A Guide to The 1 October 2021 Income Protection Changes

Russell Cain Updated: 25 October 2021

You may find that your greatest asset is often also what makes you most vulnerable. With recent changes in the insurance industry and APRA’s new tighter guidelines, you’ll need to inform yourself of the new limits on monthly benefits, changes to disability definitions and other changes which may impact the way you care for your family. 

Insurers were required to have implemented the latest regulations set out by APRA by 1 October 2021. However, these are not the only changes to these types of policies in recent years. The first round of amendments to new income protection policies  were put in place in March 2020, when Agreed Value policies were taken off the market.

Why were these changes implemented?

High claims rates, and major subsequent losses to insurers due to unsustainable generous policy terms it was important to make sure that income protection policies remain viable. This is generally seen as the main influencing factor behind APRA’s suggested changes. However, change is not necessarily a bad thing. These new approaches are intended to make income protection simpler and more affordable over the longer term.

Monthly benefits capped at 70%

If you purchased an income protection policy in the past, you typically had the option to secure cover for 75% of your gross monthly income. Certain insurers even offered members the option of boosting their coverage up to 80%. These benefits could then be used to cover your expenses while you are unable to work. However, after 1 October 2021, insurers have been required to ensure that income protection policies do not offer benefits that exceed 70% of your earnings at the time of making a claim. However, can provide up to 90% for a maximum of 6 months. Additionally, select insurance companies have adjusted their maximum monthly benefit from $60,000 down to $30,000.

New disablement definitions

Before the October 2021, income protection changes came into effect, most policies had an  “Own-occupation” definition that applied up to age 65 or for the duration of your benefit period. Generally, this meant that if you were ill or injured and unable to work for longer than the waiting period as per the recommendation of a medical professional, you would typically be able to make a full claim if you weren’t able to perform at least one of the essential income-producing duties in your speciality or occupation.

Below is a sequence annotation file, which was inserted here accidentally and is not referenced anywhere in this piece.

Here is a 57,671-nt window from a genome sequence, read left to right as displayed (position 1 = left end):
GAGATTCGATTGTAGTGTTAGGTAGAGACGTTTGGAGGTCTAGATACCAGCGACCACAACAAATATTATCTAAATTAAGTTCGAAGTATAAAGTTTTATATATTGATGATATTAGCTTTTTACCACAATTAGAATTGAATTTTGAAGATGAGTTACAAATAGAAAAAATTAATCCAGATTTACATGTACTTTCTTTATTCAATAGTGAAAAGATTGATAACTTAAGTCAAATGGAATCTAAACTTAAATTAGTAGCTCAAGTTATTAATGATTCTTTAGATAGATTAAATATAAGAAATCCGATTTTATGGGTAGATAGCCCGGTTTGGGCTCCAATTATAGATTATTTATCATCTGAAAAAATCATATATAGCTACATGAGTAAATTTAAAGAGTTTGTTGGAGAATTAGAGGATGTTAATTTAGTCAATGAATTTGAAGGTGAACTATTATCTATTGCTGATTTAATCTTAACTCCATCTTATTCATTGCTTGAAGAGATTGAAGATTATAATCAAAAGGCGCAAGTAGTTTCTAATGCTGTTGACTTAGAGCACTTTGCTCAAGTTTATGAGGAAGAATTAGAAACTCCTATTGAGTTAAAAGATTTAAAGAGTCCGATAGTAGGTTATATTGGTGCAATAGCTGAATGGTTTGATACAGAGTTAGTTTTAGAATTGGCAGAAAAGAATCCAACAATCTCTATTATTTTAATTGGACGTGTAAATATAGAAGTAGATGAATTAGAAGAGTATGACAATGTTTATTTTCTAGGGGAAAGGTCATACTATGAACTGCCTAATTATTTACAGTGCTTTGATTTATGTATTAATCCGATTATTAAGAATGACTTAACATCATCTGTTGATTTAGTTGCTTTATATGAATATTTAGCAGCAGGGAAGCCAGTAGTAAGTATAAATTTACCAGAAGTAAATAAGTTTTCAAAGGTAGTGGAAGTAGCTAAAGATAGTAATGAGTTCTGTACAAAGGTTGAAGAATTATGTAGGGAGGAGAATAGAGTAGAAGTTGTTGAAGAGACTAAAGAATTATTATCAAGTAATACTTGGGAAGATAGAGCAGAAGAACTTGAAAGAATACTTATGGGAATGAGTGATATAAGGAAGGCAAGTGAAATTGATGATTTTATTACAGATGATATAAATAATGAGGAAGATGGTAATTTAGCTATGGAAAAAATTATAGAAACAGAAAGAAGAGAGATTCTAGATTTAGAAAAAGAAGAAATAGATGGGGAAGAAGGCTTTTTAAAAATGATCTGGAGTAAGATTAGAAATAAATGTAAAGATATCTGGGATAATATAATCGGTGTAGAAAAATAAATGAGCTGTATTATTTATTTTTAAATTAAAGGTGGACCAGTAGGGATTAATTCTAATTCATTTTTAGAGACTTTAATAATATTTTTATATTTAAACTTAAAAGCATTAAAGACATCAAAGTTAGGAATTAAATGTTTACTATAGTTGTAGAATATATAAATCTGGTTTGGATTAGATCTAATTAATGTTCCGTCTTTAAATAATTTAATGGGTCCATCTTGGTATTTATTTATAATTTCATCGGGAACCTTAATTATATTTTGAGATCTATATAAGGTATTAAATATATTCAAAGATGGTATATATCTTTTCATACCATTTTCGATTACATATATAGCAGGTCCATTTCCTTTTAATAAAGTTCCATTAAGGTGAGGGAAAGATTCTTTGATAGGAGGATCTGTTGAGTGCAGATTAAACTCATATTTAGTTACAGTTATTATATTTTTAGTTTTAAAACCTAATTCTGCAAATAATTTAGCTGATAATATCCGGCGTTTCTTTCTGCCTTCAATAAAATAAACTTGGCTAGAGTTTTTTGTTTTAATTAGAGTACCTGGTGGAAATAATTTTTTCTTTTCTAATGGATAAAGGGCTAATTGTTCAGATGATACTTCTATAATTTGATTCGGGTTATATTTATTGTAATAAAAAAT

According to the policy documents of several major insurer’s one of the most significant changes to income protection is the switch to an “Any-occupation” definition after the first 2 years of you being on claim. Typically, this new definition allows insurers to stop your benefits if they find that you can return to any work you are reasonably suited to by education, training or experience. In effect, this means that for you to be defined as fully disabled, you would need to be able to prove that you are incapable of participating in all of your income-producing duties, for any occupation suited to you by education, training and experience.

Income calculations changed

Another significant change brought in by APRA is the manner in which your income at the time of claim is calculated. If you purchased an income protection policy before the reforms were implemented, select insurers allowed your income to be  assessed based on the best 12 consecutive months over a 2 or 3 year period. This type of calculation was typically highly beneficial to those earning a variable income as their benefits were calculated according to their highest-earning over a consecutive 12 month period.If you were to apply for a new policy today, your income would be calculated according to your income at the time of making your claim. However, it’s important to note that they generally will look at the income you earned in the 12 months prior to making your claim. If you earn a fluctuating income, select insurers may look at  your average earnings over a 2 year  period. If you’re unsure how your income at risk will be calculated, it’s typically best to refer to your Product Disclosure Statement (PDS).

Overview of the 1 October 2021 income protection changes

Features & BenefitsPre 1 October 2021Post 1 October 2021
Replacement ratios
  • Up to 75% of personal exertion income
  • Up to 90% for the first 6 months, then up to 70%
  • Up to 70% of personal exertion income
  • Up to 70%, then up to 60% after 2 years